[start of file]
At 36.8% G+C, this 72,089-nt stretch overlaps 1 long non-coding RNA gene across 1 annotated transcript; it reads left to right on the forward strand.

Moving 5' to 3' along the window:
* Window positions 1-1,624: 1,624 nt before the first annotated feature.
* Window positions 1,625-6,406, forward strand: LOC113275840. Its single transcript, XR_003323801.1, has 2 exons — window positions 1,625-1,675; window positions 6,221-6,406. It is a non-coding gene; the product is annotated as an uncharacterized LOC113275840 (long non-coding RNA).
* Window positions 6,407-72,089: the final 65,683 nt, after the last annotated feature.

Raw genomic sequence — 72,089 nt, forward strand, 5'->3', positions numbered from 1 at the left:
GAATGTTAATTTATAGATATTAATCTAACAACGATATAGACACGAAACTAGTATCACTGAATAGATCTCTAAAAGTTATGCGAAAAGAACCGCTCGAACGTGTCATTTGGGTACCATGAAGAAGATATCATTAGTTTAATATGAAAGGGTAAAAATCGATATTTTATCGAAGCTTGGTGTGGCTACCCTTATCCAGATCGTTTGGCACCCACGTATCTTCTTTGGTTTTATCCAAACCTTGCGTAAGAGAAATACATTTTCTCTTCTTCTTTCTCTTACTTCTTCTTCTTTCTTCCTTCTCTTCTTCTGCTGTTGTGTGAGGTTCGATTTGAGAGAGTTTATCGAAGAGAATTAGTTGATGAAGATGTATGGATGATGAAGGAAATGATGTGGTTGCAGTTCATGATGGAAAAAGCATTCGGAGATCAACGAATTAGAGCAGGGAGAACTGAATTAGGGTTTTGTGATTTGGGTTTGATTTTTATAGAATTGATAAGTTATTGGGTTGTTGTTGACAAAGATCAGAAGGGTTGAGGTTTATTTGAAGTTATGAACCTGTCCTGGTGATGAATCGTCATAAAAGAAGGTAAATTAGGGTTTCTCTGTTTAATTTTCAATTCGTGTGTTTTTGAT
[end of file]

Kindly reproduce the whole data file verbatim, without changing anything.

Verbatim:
At 36.8% G+C, this 72,089-nt stretch overlaps 1 long non-coding RNA gene across 1 annotated transcript; it reads left to right on the forward strand.

Moving 5' to 3' along the window:
* Window positions 1-1,624: 1,624 nt before the first annotated feature.
* Window positions 1,625-6,406, forward strand: LOC113275840. Its single transcript, XR_003323801.1, has 2 exons — window positions 1,625-1,675; window positions 6,221-6,406. It is a non-coding gene; the product is annotated as an uncharacterized LOC113275840 (long non-coding RNA).
* Window positions 6,407-72,089: the final 65,683 nt, after the last annotated feature.

Raw genomic sequence — 72,089 nt, forward strand, 5'->3', positions numbered from 1 at the left:
GAATGTTAATTTATAGATATTAATCTAACAACGATATAGACACGAAACTAGTATCACTGAATAGATCTCTAAAAGTTATGCGAAAAGAACCGCTCGAACGTGTCATTTGGGTACCATGAAGAAGATATCATTAGTTTAATATGAAAGGGTAAAAATCGATATTTTATCGAAGCTTGGTGTGGCTACCCTTATCCAGATCGTTTGGCACCCACGTATCTTCTTTGGTTTTATCCAAACCTTGCGTAAGAGAAATACATTTTCTCTTCTTCTTTCTCTTACTTCTTCTTCTTTCTTCCTTCTCTTCTTCTGCTGTTGTGTGAGGTTCGATTTGAGAGAGTTTATCGAAGAGAATTAGTTGATGAAGATGTATGGATGATGAAGGAAATGATGTGGTTGCAGTTCATGATGGAAAAAGCATTCGGAGATCAACGAATTAGAGCAGGGAGAACTGAATTAGGGTTTTGTGATTTGGGTTTGATTTTTATAGAATTGATAAGTTATTGGGTTGTTGTTGACAAAGATCAGAAGGGTTGAGGTTTATTTGAAGTTATGAACCTGTCCTGGTGATGAATCGTCATAAAAGAAGGTAAATTAGGGTTTCTCTGTTTAATTTTCAATTCGTGTGTTTTTGAT